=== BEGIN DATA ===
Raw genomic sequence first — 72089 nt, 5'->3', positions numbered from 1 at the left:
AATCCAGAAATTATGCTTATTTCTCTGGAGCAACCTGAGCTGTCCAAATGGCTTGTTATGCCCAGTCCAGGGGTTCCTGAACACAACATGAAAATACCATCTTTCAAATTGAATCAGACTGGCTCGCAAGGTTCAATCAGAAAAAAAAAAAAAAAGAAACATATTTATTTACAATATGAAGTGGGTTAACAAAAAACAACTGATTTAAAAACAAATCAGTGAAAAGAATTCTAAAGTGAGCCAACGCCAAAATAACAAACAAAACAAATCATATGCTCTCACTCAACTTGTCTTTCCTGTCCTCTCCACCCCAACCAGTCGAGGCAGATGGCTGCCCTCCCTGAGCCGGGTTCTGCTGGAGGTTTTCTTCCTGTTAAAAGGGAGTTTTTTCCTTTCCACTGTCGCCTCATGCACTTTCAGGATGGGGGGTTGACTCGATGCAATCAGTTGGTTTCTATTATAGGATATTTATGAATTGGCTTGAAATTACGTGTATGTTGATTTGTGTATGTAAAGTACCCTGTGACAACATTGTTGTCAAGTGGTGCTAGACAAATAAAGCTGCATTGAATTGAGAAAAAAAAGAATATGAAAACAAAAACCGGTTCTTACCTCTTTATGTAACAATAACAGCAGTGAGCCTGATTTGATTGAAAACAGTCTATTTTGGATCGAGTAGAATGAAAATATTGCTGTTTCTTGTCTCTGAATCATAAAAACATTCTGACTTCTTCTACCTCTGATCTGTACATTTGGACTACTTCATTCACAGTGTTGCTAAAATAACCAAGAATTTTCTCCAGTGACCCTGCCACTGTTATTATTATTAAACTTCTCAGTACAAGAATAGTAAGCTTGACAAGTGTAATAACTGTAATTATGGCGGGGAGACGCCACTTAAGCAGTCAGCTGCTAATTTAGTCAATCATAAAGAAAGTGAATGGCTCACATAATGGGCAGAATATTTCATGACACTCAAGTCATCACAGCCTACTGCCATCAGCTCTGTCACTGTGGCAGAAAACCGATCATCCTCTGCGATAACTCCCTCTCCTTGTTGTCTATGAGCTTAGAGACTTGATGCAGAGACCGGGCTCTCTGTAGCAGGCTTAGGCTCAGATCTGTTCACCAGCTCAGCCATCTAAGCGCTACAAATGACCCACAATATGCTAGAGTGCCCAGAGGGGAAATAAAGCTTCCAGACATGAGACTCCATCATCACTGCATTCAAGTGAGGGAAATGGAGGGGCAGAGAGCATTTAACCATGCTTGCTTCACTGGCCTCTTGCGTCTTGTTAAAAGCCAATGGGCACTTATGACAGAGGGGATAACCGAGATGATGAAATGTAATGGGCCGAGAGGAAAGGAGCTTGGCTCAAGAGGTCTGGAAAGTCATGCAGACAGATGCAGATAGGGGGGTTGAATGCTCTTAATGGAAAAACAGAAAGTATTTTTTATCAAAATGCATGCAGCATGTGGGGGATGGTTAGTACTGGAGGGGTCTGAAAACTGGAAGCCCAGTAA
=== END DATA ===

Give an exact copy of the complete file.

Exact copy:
Raw genomic sequence first — 72089 nt, 5'->3', positions numbered from 1 at the left:
AATCCAGAAATTATGCTTATTTCTCTGGAGCAACCTGAGCTGTCCAAATGGCTTGTTATGCCCAGTCCAGGGGTTCCTGAACACAACATGAAAATACCATCTTTCAAATTGAATCAGACTGGCTCGCAAGGTTCAATCAGAAAAAAAAAAAAAAAGAAACATATTTATTTACAATATGAAGTGGGTTAACAAAAAACAACTGATTTAAAAACAAATCAGTGAAAAGAATTCTAAAGTGAGCCAACGCCAAAATAACAAACAAAACAAATCATATGCTCTCACTCAACTTGTCTTTCCTGTCCTCTCCACCCCAACCAGTCGAGGCAGATGGCTGCCCTCCCTGAGCCGGGTTCTGCTGGAGGTTTTCTTCCTGTTAAAAGGGAGTTTTTTCCTTTCCACTGTCGCCTCATGCACTTTCAGGATGGGGGGTTGACTCGATGCAATCAGTTGGTTTCTATTATAGGATATTTATGAATTGGCTTGAAATTACGTGTATGTTGATTTGTGTATGTAAAGTACCCTGTGACAACATTGTTGTCAAGTGGTGCTAGACAAATAAAGCTGCATTGAATTGAGAAAAAAAAGAATATGAAAACAAAAACCGGTTCTTACCTCTTTATGTAACAATAACAGCAGTGAGCCTGATTTGATTGAAAACAGTCTATTTTGGATCGAGTAGAATGAAAATATTGCTGTTTCTTGTCTCTGAATCATAAAAACATTCTGACTTCTTCTACCTCTGATCTGTACATTTGGACTACTTCATTCACAGTGTTGCTAAAATAACCAAGAATTTTCTCCAGTGACCCTGCCACTGTTATTATTATTAAACTTCTCAGTACAAGAATAGTAAGCTTGACAAGTGTAATAACTGTAATTATGGCGGGGAGACGCCACTTAAGCAGTCAGCTGCTAATTTAGTCAATCATAAAGAAAGTGAATGGCTCACATAATGGGCAGAATATTTCATGACACTCAAGTCATCACAGCCTACTGCCATCAGCTCTGTCACTGTGGCAGAAAACCGATCATCCTCTGCGATAACTCCCTCTCCTTGTTGTCTATGAGCTTAGAGACTTGATGCAGAGACCGGGCTCTCTGTAGCAGGCTTAGGCTCAGATCTGTTCACCAGCTCAGCCATCTAAGCGCTACAAATGACCCACAATATGCTAGAGTGCCCAGAGGGGAAATAAAGCTTCCAGACATGAGACTCCATCATCACTGCATTCAAGTGAGGGAAATGGAGGGGCAGAGAGCATTTAACCATGCTTGCTTCACTGGCCTCTTGCGTCTTGTTAAAAGCCAATGGGCACTTATGACAGAGGGGATAACCGAGATGATGAAATGTAATGGGCCGAGAGGAAAGGAGCTTGGCTCAAGAGGTCTGGAAAGTCATGCAGACAGATGCAGATAGGGGGGTTGAATGCTCTTAATGGAAAAACAGAAAGTATTTTTTATCAAAATGCATGCAGCATGTGGGGGATGGTTAGTACTGGAGGGGTCTGAAAACTGGAAGCCCAGTAA